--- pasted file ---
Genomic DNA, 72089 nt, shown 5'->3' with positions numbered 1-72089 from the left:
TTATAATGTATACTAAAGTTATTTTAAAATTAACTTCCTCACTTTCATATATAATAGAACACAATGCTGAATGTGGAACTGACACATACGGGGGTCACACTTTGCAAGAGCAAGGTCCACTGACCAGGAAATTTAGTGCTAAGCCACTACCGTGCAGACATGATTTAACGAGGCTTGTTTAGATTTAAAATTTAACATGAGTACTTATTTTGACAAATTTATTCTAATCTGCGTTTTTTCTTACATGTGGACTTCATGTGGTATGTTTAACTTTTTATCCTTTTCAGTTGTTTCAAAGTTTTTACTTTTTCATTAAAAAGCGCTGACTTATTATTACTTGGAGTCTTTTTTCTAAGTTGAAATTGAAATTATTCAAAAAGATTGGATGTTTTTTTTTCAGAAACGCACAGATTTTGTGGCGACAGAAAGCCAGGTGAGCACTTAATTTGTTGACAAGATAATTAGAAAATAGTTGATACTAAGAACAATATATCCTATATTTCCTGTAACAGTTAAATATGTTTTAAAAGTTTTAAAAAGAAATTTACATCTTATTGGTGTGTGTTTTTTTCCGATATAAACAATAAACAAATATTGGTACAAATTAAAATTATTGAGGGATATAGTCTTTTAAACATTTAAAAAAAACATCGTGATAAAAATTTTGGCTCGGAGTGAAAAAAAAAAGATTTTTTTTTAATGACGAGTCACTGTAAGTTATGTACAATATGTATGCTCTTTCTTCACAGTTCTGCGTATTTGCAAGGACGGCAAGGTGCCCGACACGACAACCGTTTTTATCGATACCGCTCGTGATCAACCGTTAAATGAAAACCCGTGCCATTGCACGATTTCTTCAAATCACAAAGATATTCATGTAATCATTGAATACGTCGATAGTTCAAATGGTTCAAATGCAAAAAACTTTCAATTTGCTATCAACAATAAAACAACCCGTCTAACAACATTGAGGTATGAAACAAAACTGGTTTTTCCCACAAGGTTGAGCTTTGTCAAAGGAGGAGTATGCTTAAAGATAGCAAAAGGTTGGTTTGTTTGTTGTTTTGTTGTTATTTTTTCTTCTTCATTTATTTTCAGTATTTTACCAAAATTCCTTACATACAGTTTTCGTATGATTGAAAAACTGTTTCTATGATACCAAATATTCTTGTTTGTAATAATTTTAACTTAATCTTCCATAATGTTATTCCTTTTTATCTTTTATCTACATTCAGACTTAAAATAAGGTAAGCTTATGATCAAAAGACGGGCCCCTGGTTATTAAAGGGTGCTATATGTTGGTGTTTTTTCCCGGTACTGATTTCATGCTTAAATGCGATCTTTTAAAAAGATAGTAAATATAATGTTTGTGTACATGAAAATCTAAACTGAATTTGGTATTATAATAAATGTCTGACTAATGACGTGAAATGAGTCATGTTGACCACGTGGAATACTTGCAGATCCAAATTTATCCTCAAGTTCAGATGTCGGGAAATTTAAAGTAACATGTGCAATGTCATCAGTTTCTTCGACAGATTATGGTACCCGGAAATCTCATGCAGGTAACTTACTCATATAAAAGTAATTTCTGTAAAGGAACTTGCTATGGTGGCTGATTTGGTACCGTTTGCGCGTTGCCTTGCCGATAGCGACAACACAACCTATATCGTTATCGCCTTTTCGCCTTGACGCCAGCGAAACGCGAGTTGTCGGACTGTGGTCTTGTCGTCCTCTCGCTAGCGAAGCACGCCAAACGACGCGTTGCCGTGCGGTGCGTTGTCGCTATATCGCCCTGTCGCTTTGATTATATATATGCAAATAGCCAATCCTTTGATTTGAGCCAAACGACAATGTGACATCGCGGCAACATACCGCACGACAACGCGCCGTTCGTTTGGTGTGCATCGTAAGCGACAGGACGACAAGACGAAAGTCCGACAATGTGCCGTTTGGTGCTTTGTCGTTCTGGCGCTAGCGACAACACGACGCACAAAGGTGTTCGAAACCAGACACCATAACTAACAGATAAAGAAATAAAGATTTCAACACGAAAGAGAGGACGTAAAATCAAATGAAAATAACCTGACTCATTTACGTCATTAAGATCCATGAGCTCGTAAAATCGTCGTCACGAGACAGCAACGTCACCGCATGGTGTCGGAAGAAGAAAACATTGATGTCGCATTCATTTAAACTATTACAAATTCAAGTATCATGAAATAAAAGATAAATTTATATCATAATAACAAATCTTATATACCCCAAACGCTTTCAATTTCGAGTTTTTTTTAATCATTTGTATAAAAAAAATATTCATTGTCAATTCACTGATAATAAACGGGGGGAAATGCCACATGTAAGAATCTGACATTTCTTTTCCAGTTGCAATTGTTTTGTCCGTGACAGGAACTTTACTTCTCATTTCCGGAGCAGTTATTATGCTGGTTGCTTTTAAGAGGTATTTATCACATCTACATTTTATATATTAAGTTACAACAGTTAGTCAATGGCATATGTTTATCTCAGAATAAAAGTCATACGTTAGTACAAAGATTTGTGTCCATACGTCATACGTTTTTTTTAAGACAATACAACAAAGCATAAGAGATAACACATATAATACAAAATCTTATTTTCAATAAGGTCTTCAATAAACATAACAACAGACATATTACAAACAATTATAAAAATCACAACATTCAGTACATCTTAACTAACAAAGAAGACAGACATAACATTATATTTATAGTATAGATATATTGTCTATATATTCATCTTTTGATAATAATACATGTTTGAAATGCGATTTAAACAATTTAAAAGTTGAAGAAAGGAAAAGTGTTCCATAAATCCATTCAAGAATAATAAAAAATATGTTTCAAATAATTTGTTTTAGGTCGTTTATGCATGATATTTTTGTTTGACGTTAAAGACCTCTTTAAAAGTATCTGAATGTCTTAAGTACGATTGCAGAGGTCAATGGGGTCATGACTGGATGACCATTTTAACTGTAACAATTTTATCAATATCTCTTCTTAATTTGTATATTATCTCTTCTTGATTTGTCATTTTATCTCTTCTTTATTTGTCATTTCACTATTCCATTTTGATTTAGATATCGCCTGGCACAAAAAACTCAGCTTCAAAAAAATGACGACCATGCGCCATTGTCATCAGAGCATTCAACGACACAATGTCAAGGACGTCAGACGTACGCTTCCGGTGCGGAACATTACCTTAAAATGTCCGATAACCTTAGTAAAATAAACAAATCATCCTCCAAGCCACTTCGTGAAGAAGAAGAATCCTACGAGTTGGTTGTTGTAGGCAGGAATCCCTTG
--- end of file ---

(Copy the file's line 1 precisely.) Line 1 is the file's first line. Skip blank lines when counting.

Genomic DNA, 72089 nt, shown 5'->3' with positions numbered 1-72089 from the left: